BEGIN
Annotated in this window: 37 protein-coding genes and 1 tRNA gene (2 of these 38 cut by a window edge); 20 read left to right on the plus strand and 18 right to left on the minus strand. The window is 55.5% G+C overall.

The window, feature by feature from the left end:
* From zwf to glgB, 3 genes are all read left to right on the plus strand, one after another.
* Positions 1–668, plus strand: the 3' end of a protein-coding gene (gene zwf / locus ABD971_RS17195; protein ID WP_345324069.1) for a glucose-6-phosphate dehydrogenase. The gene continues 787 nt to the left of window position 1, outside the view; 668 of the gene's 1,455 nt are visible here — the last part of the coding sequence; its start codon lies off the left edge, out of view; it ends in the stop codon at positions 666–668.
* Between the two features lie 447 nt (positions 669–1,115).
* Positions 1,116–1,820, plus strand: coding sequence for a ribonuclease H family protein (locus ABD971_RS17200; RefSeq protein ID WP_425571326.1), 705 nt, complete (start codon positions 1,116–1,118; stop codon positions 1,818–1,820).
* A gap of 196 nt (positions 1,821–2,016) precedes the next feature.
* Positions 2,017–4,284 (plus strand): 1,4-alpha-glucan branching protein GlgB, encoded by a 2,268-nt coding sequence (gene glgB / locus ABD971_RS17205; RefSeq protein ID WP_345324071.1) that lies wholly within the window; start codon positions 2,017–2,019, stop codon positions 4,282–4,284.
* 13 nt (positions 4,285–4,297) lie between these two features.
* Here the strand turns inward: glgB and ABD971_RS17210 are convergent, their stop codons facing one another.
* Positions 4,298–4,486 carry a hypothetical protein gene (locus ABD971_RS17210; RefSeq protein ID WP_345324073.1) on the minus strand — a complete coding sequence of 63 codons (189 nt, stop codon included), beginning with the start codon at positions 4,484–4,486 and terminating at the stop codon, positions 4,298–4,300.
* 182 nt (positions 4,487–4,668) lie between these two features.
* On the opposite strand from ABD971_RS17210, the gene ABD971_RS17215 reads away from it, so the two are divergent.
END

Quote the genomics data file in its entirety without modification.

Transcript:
Annotated in this window: 37 protein-coding genes and 1 tRNA gene (2 of these 38 cut by a window edge); 20 read left to right on the plus strand and 18 right to left on the minus strand. The window is 55.5% G+C overall.

The window, feature by feature from the left end:
* From zwf to glgB, 3 genes are all read left to right on the plus strand, one after another.
* Positions 1–668, plus strand: the 3' end of a protein-coding gene (gene zwf / locus ABD971_RS17195; protein ID WP_345324069.1) for a glucose-6-phosphate dehydrogenase. The gene continues 787 nt to the left of window position 1, outside the view; 668 of the gene's 1,455 nt are visible here — the last part of the coding sequence; its start codon lies off the left edge, out of view; it ends in the stop codon at positions 666–668.
* Between the two features lie 447 nt (positions 669–1,115).
* Positions 1,116–1,820, plus strand: coding sequence for a ribonuclease H family protein (locus ABD971_RS17200; RefSeq protein ID WP_425571326.1), 705 nt, complete (start codon positions 1,116–1,118; stop codon positions 1,818–1,820).
* A gap of 196 nt (positions 1,821–2,016) precedes the next feature.
* Positions 2,017–4,284 (plus strand): 1,4-alpha-glucan branching protein GlgB, encoded by a 2,268-nt coding sequence (gene glgB / locus ABD971_RS17205; RefSeq protein ID WP_345324071.1) that lies wholly within the window; start codon positions 2,017–2,019, stop codon positions 4,282–4,284.
* 13 nt (positions 4,285–4,297) lie between these two features.
* Here the strand turns inward: glgB and ABD971_RS17210 are convergent, their stop codons facing one another.
* Positions 4,298–4,486 carry a hypothetical protein gene (locus ABD971_RS17210; RefSeq protein ID WP_345324073.1) on the minus strand — a complete coding sequence of 63 codons (189 nt, stop codon included), beginning with the start codon at positions 4,484–4,486 and terminating at the stop codon, positions 4,298–4,300.
* 182 nt (positions 4,487–4,668) lie between these two features.
* On the opposite strand from ABD971_RS17210, the gene ABD971_RS17215 reads away from it, so the two are divergent.